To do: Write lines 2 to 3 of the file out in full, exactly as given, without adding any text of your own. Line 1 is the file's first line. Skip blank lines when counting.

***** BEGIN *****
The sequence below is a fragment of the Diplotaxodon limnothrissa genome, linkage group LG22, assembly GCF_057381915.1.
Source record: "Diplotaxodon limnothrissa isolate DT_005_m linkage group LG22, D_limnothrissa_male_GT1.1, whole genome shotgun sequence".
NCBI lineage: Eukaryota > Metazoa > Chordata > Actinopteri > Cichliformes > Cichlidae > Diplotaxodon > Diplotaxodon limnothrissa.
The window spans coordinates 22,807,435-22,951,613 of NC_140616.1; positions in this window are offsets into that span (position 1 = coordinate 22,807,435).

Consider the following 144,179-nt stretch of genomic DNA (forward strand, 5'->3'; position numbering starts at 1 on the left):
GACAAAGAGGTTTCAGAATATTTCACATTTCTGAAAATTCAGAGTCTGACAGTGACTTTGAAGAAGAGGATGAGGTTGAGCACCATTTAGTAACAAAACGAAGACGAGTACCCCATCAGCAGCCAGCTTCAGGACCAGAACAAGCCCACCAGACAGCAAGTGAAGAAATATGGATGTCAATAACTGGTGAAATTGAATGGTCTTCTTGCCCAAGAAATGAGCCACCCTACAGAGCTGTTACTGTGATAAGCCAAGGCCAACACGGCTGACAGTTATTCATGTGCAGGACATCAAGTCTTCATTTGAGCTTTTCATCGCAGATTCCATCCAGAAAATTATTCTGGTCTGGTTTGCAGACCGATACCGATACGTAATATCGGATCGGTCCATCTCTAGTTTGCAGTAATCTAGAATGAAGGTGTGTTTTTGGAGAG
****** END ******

Source record: "Diplotaxodon limnothrissa isolate DT_005_m linkage group LG22, D_limnothrissa_male_GT1.1, whole genome shotgun sequence".
NCBI lineage: Eukaryota > Metazoa > Chordata > Actinopteri > Cichliformes > Cichlidae > Diplotaxodon > Diplotaxodon limnothrissa.